Redefining Success Without Lowering Your Standards

By Karl Vaters

Pastors may be the hardest-working, most undervalued members of our society. And that goes double for the small church and bivocational pastors I spend a lot of time with.

03_Vaters_JN_JNSo why are we so dismissive of our own worth?

I’m not talking about humility, which is always appropriate. I’m talking about a toxic mind-set that traps many of us.

We tell people in our churches that God is interested in them for who they are, not for what they do. We tell them it doesn’t matter how much money they earn, how big their business is, what other people think of them, and so on. We quote Scripture showing that what our society values has nothing to do with what God values.

Then we go home from church depressed because, after preaching that message, all we can think about is how few people were in church to hear us say it.

Really! Are we that irony-impaired?

Where’d My Success Go?

I’m making this criticism from the inside out. I know this is how a lot of pastors feel—especially small-church pastors—because I felt the same way for a long time. I spent so many years beating myself up for an external lack of success that I ended up in a counselor’s office, burned out, depressed, and angry.

“What’s wrong with me?” I cried. “Why can’t I be a successful pastor? Why won’t my church grow? And how do I fix it?”

My counselor offered several compassionate and helpful words of advice in response to my questions that day. But I remember only one statement. And it didn’t feel kind, compassionate, or helpful when he said it. “You need to redefine success.”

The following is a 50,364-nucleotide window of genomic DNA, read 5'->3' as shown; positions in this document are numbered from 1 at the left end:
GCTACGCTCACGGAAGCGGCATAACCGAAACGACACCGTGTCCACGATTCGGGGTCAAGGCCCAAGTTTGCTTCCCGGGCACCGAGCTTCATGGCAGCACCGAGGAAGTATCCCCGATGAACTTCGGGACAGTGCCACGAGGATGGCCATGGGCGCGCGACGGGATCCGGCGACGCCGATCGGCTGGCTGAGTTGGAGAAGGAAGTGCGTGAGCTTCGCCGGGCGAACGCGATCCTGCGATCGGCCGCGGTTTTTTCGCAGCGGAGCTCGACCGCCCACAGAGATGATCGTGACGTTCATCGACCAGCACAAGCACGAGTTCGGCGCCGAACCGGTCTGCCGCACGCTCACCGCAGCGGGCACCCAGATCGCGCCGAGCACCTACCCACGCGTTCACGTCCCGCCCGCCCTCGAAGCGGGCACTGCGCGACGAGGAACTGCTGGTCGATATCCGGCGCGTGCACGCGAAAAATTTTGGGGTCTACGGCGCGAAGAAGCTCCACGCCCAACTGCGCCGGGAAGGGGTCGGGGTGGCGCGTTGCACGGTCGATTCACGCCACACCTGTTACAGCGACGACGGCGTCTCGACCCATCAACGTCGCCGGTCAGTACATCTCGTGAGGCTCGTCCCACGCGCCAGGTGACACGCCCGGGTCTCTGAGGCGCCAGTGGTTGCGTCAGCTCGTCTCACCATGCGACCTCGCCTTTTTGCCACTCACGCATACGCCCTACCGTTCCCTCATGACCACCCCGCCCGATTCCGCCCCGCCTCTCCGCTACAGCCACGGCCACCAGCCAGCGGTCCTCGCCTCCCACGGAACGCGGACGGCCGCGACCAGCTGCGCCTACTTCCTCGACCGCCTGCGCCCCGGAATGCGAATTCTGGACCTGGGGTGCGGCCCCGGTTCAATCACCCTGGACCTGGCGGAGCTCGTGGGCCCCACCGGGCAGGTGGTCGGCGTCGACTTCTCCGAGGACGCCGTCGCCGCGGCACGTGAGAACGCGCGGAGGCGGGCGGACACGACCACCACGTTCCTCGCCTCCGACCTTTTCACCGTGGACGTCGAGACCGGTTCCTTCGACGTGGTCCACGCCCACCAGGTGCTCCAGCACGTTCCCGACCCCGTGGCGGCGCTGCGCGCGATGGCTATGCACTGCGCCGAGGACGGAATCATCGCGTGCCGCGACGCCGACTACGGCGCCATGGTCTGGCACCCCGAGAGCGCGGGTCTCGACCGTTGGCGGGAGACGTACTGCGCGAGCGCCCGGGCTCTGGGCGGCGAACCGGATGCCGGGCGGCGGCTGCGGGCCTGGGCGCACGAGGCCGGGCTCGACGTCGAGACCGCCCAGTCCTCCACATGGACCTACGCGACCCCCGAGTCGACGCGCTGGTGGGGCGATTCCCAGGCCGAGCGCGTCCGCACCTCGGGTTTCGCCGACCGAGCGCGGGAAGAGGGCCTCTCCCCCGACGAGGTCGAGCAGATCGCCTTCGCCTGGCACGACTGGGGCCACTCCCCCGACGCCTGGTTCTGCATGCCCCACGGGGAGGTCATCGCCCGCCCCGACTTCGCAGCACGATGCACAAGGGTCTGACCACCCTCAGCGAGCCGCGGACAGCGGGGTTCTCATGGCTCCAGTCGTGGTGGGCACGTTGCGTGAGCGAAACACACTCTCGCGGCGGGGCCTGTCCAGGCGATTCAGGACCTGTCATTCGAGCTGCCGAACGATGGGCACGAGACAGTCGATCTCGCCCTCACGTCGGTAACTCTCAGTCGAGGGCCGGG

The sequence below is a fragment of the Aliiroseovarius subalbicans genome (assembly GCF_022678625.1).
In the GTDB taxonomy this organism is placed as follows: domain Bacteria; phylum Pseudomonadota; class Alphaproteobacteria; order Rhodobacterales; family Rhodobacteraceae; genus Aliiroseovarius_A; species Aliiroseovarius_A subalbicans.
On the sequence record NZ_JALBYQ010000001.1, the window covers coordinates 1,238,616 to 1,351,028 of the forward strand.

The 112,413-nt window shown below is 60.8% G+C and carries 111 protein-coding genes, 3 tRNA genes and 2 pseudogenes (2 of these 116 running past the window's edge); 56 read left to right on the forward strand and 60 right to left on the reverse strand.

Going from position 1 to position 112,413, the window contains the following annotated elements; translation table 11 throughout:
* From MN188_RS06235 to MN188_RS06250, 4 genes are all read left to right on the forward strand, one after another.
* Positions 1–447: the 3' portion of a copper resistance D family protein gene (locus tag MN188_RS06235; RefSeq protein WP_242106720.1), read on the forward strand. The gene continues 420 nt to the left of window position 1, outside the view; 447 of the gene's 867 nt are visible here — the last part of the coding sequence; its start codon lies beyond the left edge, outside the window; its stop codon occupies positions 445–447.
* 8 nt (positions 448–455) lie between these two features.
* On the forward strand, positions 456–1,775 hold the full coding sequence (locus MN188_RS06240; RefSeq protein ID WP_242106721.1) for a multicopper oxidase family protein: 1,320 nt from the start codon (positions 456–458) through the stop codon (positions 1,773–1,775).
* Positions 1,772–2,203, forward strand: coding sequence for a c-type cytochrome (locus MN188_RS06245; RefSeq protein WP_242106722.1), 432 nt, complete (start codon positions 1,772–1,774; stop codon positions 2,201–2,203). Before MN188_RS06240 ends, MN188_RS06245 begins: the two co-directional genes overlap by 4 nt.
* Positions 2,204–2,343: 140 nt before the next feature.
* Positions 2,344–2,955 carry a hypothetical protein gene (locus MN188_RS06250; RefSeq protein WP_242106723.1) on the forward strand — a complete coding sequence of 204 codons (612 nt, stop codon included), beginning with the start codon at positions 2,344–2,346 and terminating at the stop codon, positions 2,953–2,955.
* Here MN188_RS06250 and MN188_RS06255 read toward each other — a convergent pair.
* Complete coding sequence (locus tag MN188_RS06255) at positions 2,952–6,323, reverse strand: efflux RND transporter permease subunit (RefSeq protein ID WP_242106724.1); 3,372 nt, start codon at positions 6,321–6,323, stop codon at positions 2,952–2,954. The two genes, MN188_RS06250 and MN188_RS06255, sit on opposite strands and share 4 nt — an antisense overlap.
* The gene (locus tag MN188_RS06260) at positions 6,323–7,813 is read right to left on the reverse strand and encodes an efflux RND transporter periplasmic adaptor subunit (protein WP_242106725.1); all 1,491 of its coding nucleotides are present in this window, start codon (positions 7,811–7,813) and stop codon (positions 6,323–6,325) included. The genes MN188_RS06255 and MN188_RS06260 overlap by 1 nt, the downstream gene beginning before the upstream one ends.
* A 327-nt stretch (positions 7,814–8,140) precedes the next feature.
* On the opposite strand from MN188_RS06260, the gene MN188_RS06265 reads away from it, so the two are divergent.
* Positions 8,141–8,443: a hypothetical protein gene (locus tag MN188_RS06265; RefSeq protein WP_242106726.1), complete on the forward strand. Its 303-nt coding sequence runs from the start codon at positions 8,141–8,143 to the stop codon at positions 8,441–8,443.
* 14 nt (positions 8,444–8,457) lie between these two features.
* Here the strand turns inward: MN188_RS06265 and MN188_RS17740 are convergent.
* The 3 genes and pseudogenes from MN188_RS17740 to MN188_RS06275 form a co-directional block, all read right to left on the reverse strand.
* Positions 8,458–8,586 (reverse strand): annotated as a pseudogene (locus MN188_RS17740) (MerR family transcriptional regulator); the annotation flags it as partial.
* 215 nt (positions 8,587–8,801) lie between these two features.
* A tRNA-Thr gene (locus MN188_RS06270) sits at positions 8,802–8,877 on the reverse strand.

When he said that, I wanted to punch him in the nose.

You see, I thought redefining success was “counselor speak” for dropping the bar, lowering my standards, and settling for less. In other words, being OK with failure. And there’s not a strand of my DNA that will allow me to do that.

But that wasn’t what the counselor meant, so his nose is safe.

What Is Redefining Success?

Here’s what redefining success looks like.

On one side of our lives, there are numerical goals we want to reach: the money we want to make, job promotions we hope to achieve, and for pastors, how big we want our church to be.

On the other side, completely unrelated to our numerical goals, are the things that actually matter—the things we tell our congregations they should be concentrating on. And these are the things we refuse to take our own, or God’s, advice about: family, faith, health, emotional contentment, serving others, loving and worshipping Jesus (oh yeah, that stuff).

Redefining success doesn’t mean lowering our standards on the things that don’t matter; it means realizing they truly don’t matter. And it means raising our standards on the things that do matter. It means shifting our focus.

For small-church pastors, it probably looks as simple as this: serve the people currently in the church with passion, joy, and wisdom. Lead them into worship, hope, and health. Equip them to have an outward-focused faith. Help them raise healthy families, live with integrity, and share Jesus’ love with their community.

Let’s do that well, no matter how many (or how few) people attend our church. That’s not only a healthy redefinition of success in ministry; it’s the original definition of success in ministry.

Karl Vaters serves as pastor with Cornerstone Christian Fellowship, Fountain Valley, California.

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1 Comment

  1. Rod Nielsen
    March 15, 2016 at 4:16 pm

    Thank you for Karl Vaters’ article, “Redefining Success”, a clear reminder that we are called to serve well in whatever context God puts us. Our brotherhood is fast becoming a fellowship of megachurches. By that I mean we highlight megachurches (When was the last time a small church preacher was featured at the NACC?) as if we forget that most churches are small. Introductions of speakers usually mention how the church he serves has grown over the past few years. It’s great to see hundreds or thousands of people coming to Christ, but it is equally great to see men who faithfully serve the small churches that need good preachers and who love to shepherd the flock God has given, growing deep relationships with the Father.

    Rod Nielsen
    La Porte, IN

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